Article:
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THIS BOOK IS based on the Princeton University Lectures in Finance that I gave in May 2004. The invitation to present these lectures provided me a chance to address old issues in new ways and to bring together a number of interrelated topics in financial economics with an emphasis on individuals’ saving and investment decisions.
I am grateful to Professor Yacine Ait-Sahalia of Princeton, the series editor, and to Peter Dougherty of Princeton University Press for inviting me to undertake this project and for giving me valuable advice throughout.
This work follows a tradition with strong Princeton roots. In the first (2001) Princeton Lectures in Finance, Stephen Ross masterfully addressed the central issues associated with asset pricing. That work is now available as the first book in this series: Neoclassical Finance (Ross 2005).
In 2001 Princeton University Press published the first edition of John Cochrane’s marvelous book, Asset Pricing (Cochrane 2001), which is fast becoming a standard text for its target audience—“economics and finance Ph.D. students, advanced MBA students, and professionals with similar background.”
My goal is to continue down the path set by Ross and Cochrane, using a somewhat different approach and providing several extensions. However, this book differs substantially from the work of Ross and Cochrane in both approach and motivation. I am primarily concerned with helping individual investors make good saving and investment decisions—usually with the assistance of investment professionals such as financial planners, mutual fund managers, advisory services, and personal asset managers. This requires more than just an understanding of the determinants of asset prices. But for many other applications in finance, it suffices to understand asset pricing. For example, a corporation desiring to maximize the value of its stock can, in principle, simply consider the pricing of the potential outcomes associated with its activities. A financial engineer designing a financial product may need only to determine a way to replicate the desired outcomes and compute the cost of doing so.
Appropriately, Ross concentrated on the ability to price assets using only information about other assets’ prices in his first chapter: “No Arbitrage: The Fundamental Theorem of Finance.” The title of Cochrane’s book indicates a similar focus, as does his statement in the preface that “we now go to asset prices directly. One can then find optimal portfolios, but it is a side issue for the asset pricing question.”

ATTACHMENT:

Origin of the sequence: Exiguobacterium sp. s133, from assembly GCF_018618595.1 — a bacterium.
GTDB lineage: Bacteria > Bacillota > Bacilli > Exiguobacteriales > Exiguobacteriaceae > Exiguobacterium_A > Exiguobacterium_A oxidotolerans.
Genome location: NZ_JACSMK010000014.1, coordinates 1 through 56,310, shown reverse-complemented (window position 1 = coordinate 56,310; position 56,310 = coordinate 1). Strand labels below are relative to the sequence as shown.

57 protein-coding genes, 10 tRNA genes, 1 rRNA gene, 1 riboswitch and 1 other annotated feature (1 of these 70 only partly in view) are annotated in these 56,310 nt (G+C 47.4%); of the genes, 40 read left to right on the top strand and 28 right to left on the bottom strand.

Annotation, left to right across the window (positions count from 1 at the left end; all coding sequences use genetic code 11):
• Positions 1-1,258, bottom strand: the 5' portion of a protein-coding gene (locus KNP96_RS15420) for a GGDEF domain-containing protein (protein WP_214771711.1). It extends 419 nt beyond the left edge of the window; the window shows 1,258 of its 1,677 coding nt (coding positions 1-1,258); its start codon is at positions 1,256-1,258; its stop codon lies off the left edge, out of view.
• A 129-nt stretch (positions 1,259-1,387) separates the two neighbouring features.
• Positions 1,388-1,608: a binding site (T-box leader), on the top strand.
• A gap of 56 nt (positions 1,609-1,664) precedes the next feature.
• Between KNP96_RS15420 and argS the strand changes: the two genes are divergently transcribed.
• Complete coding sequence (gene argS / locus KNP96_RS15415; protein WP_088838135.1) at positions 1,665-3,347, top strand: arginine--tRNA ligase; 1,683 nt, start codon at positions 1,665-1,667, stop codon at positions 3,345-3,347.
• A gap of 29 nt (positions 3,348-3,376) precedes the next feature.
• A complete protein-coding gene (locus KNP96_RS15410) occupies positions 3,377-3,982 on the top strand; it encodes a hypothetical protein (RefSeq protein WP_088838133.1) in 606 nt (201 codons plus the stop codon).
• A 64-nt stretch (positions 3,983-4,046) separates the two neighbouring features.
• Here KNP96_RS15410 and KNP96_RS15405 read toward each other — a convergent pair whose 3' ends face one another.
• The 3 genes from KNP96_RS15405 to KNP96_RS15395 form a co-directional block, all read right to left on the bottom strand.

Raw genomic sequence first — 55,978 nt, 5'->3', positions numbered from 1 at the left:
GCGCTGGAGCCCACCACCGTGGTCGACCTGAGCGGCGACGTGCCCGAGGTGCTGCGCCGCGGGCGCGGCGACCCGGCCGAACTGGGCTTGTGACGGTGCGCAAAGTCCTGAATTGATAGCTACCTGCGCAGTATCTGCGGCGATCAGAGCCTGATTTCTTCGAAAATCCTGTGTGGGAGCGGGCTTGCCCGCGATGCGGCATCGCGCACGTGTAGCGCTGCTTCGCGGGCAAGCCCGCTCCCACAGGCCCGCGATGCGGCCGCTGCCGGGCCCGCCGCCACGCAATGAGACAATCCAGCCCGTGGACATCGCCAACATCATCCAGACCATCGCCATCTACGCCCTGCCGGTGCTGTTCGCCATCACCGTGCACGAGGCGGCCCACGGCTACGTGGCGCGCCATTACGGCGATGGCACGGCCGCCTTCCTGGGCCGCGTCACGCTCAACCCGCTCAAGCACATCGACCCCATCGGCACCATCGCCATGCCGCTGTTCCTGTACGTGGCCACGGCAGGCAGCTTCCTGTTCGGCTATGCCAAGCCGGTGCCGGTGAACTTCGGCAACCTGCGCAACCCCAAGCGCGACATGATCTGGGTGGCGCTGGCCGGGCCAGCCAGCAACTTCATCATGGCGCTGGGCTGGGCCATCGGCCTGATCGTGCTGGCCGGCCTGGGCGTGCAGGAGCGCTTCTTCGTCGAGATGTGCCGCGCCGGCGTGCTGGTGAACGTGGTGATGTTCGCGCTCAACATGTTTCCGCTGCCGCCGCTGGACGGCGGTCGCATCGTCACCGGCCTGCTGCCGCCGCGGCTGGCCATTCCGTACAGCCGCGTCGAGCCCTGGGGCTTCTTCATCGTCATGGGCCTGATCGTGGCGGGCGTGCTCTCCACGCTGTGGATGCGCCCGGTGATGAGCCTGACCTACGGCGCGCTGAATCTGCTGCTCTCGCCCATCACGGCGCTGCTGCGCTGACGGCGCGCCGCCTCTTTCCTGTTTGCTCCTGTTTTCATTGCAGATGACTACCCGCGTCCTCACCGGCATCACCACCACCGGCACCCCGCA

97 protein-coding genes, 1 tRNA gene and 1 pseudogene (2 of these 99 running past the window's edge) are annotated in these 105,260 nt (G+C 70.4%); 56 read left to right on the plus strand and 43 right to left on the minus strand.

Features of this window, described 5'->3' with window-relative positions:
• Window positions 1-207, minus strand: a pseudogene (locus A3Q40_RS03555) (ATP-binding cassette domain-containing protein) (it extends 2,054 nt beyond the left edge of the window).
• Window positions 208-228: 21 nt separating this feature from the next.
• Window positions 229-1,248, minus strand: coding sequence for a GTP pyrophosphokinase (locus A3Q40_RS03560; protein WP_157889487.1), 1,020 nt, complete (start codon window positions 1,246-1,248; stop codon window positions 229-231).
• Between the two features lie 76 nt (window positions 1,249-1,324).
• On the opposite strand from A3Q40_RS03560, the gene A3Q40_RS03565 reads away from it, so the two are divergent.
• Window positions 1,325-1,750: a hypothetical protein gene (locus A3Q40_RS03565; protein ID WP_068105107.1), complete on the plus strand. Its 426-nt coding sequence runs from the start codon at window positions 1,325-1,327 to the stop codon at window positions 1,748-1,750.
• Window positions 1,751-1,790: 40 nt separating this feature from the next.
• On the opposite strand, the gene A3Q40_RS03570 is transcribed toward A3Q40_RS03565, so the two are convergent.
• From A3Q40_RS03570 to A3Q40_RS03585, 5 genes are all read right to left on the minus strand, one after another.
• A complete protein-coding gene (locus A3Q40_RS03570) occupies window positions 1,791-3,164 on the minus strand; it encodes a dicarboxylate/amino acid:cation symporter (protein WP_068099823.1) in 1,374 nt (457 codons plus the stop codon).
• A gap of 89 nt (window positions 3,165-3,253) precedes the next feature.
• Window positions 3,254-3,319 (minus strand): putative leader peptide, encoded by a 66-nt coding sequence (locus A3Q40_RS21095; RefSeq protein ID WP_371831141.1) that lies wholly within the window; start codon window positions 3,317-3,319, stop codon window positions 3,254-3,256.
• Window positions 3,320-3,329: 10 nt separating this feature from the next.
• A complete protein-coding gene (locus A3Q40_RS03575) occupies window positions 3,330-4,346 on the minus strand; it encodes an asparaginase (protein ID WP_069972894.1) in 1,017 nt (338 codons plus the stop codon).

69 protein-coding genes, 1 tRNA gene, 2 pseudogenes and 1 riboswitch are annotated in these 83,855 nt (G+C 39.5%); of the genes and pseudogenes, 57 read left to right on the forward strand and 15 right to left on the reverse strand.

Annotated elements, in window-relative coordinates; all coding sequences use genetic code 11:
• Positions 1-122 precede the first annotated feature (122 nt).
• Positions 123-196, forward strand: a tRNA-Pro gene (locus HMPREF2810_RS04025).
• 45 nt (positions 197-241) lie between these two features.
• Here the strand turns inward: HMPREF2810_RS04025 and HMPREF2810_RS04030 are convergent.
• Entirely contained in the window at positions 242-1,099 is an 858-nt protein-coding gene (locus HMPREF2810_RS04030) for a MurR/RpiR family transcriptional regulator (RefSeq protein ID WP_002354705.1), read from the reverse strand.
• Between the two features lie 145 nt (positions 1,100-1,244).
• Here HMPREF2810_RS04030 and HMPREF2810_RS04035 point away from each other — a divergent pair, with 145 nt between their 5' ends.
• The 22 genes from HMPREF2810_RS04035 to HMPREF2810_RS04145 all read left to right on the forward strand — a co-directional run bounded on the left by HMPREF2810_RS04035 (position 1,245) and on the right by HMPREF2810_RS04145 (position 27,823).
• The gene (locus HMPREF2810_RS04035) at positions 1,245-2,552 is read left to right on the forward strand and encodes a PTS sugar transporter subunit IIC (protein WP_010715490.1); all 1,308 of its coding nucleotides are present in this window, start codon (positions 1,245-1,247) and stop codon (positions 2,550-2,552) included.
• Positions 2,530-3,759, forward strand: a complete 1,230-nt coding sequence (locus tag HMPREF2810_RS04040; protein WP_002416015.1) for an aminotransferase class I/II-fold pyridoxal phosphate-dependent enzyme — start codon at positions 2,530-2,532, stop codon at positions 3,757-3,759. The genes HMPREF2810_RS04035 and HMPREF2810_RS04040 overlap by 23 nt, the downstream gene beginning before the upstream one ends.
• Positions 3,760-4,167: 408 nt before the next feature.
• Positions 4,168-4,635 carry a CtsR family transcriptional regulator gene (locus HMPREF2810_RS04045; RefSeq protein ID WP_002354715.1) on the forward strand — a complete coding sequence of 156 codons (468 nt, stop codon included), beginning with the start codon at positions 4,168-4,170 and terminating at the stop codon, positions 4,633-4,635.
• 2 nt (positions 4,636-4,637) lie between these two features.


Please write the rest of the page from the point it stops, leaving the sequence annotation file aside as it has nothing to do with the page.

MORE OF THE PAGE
However, to determine the best investment portfolio for an individual, one needs more than asset prices. To use the standard economic jargon, individuals should maximize expected utility, not just portfolio value. To do so efficiently requires an understanding of the ways in which asset prices reflect investors’ diverse situations and views of the future. I thus deal here with both asset pricing and portfolio choice. And, as will be seen, I treat them more as one subject than as two.
Over the past year and a half I have benefited greatly from comments and suggestions made by a number of friends and colleagues. Without implicating any of them in the final results, I wish to thank Yacine Ait-Sahalia, Princeton University; Geert Bekaert, Columbia University; Phillip Dolan, Macquarie University; Peter Dougherty, Princeton University Press; Ed Fine, Financial Engines, Inc.; Steven Grenadier, Stanford University; Christopher Jones, Financial Engines, Inc.; Haim Levy, Hebrew University; Harry Markowitz, Harry Markowitz Associates; André Perold, Harvard University; Steven Ross, Massachusetts Institute of Technology; and Jason Scott, Jim Shearer, John Watson, and Robert Young, Financial Engines, Inc.
Finally, I express my gratitude to my wife Kathy for her support and encouragement. We are proof that a professional artist and a financial economist can live happily and productively together.
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File created: 8/7/2007
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